1. ^ a b "Transcripts Between Guam Airport Tower and KA801 before Crash." Government of Guam. Retrieved on August 30, 2010.
  2. ^ NTSB Report, pp.16, 28
  3. ^ "Official Guam Crash Site Center - Korean Air Flt 801," Government of Guam
  4. ^ a b c d http://ns.gov.gu/guam/indexmain.html
  5. ^ NTSB Report, pp. 11, 23
  6. ^ a b c d NTSB Report, pp.45, 57
  7. ^ a b c d NTSB Report, pp.3, 15
  8. ^ "Two Systems Down in KAL 801 Crash," Honolulu Star-Bulletin
  9. ^ a b c "Final Approach." Mayday.
  10. ^ "DOCKET NO.: SA-517 EXHIBIT NO. 2F." NTSB
  11. ^ In Asiana Crash Investigation, Early Focus Is on the Crew’s Actions The New York Times July 8, 2013
  12. ^ a b c d Pollack, Andrew. "Pilot Error Is Suspected in Crash on Guam," The New York Times. August 8, 1997. Retrieved on October 25, 2010.
  13. ^ Anger and tears as Guam crash families beg to see dead, The Independent
  14. ^ a b c "Honeymoon flight that ended in horror." The Independent. Thursday August 7, 1997. Retrieved on August 30, 2010.
  15. ^ "Jet hell Rika's scars will last forever.," Daily Record
  16. ^ "Korean Air Survivor - Rika's Miracle," Government of Guam
  17. ^ "Korean Air Survivor - Rika's Miracle." Government of Guam. Retrieved on February 13, 2009.
  18. ^ a b c NTSB final report, section 3.2 "Probable cause", page 175
  19. ^ "PUBLIC HEARING IN CONNECTION WITH THE INVESTIGATION OF AIRCRAFT ACCIDENT KOREAN AIR FLIGHT 801, B-747-300 AGANA, GUAM AUGUST 6, 1997." National Transportation Safety Board. Retrieved on June 29, 2011.
  20. ^ "PUBLIC HEARING IN CONNECTION WITH THE INVESTIGATION OF AIRCRAFT ACCIDENT KOREAN AIR FLIGHT 801, B-747-300 AGANA, GUAM AUGUST 6, 1997." National Transportation Safety Board. Retrieved on June 29, 2011.
  21. ^ "THE INVESTIGATION OF KOREAN AIR FLIGHT 801, B-747-300, AGANA, GUAM AUGUST 6, 1997." National Transportation Safety Board. Retrieved on June 29, 2011.
  22. ^ "List of passengers aboard Korean Air Flight 801." CNN. August 6, 1997. Retrieved on August 30, 2010.
  23. ^ "Airplane Crash in Guam, August 6, 1997: The Aeromedical Evacuation Response."
  24. ^ "One Crash Victim Dies, Three Cling to Life at Burn Center." U.S. Department of Defense.
  25. ^ Wiechmann, Lori. "Last member of Atlanta family on downed Korean jet dies." Athens Daily News. August 12, 1997. Retrieved on July 1, 2011.
  26. ^ "Daily Briefing." The Seattle Times. Tuesday September 2, 1997. Corrected on September 8, 1997. "Two more people who initially survived last month's crash of a Korean Air jumbo jet in Guam have died, bringing the death toll to 228, a South Korean foreign ministry spokesman said today. Korean flight attendant Han Kyu-hee died on Saturday at Brooke Army Medical Center in San Antonio, Texas. Another South Korean, Jung Young-hak, a passenger, died on Sunday in the same facility."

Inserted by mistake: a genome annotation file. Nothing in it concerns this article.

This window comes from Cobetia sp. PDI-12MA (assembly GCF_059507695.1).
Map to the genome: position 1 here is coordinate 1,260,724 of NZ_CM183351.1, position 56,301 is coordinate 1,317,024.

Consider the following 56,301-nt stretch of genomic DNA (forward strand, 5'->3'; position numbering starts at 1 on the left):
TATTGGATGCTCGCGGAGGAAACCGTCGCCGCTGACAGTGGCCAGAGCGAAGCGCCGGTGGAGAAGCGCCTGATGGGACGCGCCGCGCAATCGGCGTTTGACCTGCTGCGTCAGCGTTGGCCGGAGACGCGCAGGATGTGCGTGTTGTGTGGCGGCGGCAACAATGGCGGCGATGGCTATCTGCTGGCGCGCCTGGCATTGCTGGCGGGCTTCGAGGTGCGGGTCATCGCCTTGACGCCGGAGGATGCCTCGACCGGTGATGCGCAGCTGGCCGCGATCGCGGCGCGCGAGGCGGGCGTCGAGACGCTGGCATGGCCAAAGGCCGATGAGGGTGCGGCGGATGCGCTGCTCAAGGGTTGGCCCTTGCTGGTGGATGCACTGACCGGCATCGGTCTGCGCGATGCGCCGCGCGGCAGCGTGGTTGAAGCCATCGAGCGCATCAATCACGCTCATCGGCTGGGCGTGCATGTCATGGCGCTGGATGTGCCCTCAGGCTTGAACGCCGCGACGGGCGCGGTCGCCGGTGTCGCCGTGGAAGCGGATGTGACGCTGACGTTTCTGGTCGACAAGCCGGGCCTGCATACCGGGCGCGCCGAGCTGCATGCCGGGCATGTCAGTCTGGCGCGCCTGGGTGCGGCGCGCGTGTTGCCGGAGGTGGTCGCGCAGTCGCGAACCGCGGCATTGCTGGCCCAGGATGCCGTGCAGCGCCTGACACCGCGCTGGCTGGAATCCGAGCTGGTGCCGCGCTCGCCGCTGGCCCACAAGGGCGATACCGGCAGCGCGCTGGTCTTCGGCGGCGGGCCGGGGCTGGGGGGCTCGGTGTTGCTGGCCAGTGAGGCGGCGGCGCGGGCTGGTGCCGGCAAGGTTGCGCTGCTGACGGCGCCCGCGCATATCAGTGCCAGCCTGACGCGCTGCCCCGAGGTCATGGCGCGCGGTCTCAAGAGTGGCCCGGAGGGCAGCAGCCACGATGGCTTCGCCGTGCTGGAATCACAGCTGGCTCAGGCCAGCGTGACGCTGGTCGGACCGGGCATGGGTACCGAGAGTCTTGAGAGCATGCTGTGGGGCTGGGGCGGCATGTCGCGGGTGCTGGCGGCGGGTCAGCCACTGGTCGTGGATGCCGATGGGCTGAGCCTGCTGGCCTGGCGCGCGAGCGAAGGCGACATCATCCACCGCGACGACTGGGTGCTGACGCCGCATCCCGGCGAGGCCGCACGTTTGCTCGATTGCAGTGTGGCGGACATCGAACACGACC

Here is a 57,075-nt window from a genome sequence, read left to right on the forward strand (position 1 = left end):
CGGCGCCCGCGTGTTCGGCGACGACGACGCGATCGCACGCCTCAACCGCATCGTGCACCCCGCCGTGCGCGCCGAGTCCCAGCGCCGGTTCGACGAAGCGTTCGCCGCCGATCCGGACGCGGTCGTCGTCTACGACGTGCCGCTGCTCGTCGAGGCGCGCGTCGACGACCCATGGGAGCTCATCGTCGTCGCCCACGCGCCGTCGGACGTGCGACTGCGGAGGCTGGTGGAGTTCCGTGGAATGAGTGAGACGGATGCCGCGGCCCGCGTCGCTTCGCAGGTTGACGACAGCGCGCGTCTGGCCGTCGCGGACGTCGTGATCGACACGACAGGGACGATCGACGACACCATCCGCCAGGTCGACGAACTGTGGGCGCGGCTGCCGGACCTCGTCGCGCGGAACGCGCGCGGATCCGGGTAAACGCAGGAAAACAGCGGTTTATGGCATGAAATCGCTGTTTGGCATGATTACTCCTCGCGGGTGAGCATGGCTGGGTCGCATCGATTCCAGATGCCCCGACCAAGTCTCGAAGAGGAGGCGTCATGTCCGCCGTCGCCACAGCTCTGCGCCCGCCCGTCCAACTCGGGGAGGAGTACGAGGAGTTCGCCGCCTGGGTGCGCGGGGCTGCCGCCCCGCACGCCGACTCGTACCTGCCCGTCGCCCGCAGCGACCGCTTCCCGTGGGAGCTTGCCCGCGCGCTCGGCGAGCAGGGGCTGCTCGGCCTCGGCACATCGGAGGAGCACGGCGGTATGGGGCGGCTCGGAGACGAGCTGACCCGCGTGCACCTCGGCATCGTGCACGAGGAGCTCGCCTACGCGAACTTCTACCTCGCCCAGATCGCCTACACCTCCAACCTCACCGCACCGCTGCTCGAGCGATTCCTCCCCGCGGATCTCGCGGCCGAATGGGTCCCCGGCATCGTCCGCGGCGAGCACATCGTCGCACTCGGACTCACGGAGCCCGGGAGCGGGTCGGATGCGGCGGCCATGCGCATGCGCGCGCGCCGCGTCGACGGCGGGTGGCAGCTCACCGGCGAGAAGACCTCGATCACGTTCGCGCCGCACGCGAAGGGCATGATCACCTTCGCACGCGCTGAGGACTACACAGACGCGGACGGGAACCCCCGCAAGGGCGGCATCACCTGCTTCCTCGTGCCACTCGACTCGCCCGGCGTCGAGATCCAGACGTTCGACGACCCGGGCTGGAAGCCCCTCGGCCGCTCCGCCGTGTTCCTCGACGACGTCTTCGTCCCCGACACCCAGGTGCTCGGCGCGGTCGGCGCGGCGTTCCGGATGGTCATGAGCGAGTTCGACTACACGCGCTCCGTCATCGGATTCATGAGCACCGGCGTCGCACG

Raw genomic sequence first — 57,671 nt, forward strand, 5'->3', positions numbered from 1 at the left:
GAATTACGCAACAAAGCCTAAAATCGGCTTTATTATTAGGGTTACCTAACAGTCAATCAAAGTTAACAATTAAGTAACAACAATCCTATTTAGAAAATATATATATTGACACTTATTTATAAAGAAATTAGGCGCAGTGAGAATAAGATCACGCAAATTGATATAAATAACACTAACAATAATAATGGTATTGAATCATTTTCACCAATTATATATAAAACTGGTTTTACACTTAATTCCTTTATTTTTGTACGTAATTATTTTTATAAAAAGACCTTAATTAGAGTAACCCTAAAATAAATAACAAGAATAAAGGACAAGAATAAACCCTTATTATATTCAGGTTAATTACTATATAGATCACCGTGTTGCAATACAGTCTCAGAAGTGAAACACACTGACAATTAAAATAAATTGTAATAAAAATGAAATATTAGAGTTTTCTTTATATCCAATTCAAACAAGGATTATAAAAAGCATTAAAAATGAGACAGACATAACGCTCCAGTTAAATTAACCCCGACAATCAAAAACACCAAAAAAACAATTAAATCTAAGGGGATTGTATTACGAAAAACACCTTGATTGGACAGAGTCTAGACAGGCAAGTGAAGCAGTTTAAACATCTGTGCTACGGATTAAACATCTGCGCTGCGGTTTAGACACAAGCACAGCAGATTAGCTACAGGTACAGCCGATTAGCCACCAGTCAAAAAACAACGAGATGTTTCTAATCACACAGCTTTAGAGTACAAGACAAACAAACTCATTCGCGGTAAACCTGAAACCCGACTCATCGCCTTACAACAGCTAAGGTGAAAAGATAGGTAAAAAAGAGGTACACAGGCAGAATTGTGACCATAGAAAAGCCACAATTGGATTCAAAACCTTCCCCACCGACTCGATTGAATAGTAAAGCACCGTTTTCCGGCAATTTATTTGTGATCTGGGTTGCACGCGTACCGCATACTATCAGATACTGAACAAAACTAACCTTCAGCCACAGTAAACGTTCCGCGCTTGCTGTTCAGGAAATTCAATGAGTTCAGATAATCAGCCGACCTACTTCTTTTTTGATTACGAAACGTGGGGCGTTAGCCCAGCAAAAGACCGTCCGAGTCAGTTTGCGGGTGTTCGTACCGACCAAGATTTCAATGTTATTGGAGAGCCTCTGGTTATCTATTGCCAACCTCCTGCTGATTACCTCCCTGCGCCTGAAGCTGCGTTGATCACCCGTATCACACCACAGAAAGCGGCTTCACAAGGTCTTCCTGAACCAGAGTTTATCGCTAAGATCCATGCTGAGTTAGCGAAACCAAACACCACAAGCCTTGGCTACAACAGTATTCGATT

27. ^ Gillert, Douglas J. "One Crash Victim Dies, Three Cling to Life at Burn Center." U.S. Department of Defense. Retrieved on June 30, 2011. "The other victims brought here were Se Jin Ju, 28; Kyu Hee Han, 29; and Young Hak Jung, 39, all South Korean citizens. Along with Chung, they were the most severely burned survivors and needed the kind of treatment the Brooke Army Medical Center burn unit here provides."
  28. ^ "Safety Recommendation Date: January 27, 2000 In reply refer to: A-00-19 and -20." National Transportation Safety Board. Retrieved on June 30, 2011. " A passenger with serious injuries died at the U.S. Army Medical Center in San Antonio, Texas, on October 10, 1997, but is not officially listed as a fatality because the passenger’s death occurred more than 30 days after the accident"
  29. ^ [1] (Pg. 11, 23 of 226)
  30. ^ http://www.cnn.com/WORLD/9708/05/guam.late/
  31. ^ http://query.nytimes.com/gst/fullpage.html?res=9801E1DC173CF934A3575BC0A961958260
  32. ^ a b "Guam Crash Aftermath Upsets Kin." The Seattle Times. August 13, 1997.
  33. ^ Coleman, Joe. "Survivors recount the fiery last moments." The Associated Press at the Savannah Morning News. Thursday August 7, 1997. 10A. Retrieved on July 1, 2011.
  34. ^ "Specifics of Crash Site Information." Guam Government. Retrieved on December 9, 2008.
  35. ^ "Korean Air resumes service to Guam for the first time in 4 years." Honolulu Star-Bulletin. Friday December 28, 2001. Retrieved on April 29, 2009.
  36. ^ Current Cases & Our Successes - A Professional Corporation
  37. ^ "Final Approach - Korean Air 801." Discovery Channel. Retrieved on June 26, 2009.
  38. ^ "Exhibit 16C - Korean Air Flight 801." National Transportation Safety Board. Retrieved on June 26, 2009.
  39. ^ "This webpage has been cancelled." [sic] Government of Guam. Retrieved on April 29, 2009.
  40. ^ Larson, Aaron. "False Promises of Inheritance - Spam Email Fraud." Law Offices of Aaron Larson at ExpertLaw. July 2004. Retrieved on May 13, 2009.
  41. ^ Outliers ch 7, The Ethnic Theory of Plane Crashes, pp 209-223

Further reading[edit]

External links[edit]

External images
Photos of HL7468 at Airliners.net